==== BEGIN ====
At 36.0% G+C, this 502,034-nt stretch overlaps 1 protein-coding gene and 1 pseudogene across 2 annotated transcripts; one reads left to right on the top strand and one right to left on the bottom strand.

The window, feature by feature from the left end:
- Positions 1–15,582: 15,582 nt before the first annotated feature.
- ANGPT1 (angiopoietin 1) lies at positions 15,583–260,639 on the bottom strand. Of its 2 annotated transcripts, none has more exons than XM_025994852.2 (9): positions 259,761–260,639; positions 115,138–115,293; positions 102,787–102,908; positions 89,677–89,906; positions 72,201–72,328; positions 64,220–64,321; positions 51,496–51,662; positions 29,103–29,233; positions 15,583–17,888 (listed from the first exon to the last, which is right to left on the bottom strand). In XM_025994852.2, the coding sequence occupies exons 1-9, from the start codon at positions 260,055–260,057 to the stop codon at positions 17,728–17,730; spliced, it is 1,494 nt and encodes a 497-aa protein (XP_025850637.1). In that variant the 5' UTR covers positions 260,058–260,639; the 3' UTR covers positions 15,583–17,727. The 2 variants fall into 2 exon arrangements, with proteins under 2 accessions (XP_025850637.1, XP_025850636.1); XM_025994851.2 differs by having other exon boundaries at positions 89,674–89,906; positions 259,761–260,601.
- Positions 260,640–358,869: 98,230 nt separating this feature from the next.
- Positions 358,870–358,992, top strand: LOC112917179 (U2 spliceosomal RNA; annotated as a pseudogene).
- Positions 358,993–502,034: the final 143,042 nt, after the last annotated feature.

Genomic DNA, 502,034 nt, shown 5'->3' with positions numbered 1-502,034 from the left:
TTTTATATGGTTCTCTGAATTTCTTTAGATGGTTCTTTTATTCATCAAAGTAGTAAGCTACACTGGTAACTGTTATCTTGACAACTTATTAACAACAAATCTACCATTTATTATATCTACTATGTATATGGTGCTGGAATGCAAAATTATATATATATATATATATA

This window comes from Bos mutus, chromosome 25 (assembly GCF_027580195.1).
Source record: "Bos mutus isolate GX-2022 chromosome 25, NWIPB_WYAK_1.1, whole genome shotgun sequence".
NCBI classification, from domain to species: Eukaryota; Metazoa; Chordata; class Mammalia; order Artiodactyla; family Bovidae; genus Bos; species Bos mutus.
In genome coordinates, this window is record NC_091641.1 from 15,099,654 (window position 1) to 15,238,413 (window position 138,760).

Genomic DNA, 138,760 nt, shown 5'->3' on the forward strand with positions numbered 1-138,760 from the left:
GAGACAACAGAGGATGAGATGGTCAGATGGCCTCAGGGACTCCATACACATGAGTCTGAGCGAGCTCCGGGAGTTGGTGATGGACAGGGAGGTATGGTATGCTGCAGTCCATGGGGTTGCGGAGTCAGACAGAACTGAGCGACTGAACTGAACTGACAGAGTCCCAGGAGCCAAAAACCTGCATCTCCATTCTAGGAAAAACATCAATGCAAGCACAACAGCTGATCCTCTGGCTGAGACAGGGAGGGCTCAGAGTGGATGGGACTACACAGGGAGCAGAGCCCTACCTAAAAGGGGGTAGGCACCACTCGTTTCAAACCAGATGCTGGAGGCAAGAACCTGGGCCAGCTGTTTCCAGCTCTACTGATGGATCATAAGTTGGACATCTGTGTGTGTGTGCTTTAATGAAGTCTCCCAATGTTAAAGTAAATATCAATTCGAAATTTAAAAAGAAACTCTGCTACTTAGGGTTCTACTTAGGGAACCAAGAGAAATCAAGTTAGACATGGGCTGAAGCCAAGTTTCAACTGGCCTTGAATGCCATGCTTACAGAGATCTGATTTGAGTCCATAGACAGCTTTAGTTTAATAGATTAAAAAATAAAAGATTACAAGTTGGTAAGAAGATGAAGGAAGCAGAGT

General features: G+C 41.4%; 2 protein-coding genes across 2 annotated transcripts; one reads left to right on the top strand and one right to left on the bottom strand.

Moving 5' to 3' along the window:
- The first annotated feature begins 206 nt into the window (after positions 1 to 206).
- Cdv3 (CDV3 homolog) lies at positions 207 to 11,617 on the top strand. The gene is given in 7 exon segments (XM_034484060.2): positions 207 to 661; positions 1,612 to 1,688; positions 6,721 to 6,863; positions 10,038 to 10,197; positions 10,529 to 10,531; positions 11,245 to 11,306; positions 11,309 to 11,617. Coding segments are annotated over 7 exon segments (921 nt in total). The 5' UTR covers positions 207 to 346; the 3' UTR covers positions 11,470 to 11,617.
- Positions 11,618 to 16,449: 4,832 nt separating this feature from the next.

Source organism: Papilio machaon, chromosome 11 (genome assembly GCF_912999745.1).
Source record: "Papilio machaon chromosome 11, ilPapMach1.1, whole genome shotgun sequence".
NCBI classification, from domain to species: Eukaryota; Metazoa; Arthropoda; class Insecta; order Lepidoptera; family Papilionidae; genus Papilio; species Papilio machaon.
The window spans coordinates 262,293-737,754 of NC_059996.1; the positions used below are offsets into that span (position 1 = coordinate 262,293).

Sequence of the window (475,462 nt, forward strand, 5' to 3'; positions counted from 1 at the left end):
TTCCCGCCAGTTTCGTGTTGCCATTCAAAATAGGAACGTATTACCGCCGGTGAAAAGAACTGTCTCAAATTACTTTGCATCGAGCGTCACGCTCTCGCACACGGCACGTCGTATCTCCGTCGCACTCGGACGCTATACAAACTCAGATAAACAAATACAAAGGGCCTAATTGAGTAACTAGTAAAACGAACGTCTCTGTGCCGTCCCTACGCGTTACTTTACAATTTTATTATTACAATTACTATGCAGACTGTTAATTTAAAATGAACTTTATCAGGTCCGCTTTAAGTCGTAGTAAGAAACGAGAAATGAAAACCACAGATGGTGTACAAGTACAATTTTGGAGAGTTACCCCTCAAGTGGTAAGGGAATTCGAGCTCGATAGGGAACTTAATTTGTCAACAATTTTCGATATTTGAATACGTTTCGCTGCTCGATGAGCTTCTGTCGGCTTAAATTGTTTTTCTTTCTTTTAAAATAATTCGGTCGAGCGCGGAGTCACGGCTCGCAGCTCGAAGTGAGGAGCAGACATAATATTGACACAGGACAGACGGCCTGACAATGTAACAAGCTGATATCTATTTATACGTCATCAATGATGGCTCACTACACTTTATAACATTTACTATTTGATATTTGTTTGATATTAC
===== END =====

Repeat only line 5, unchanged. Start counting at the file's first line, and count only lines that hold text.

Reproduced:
- Positions 260,640–358,869: 98,230 nt separating this feature from the next.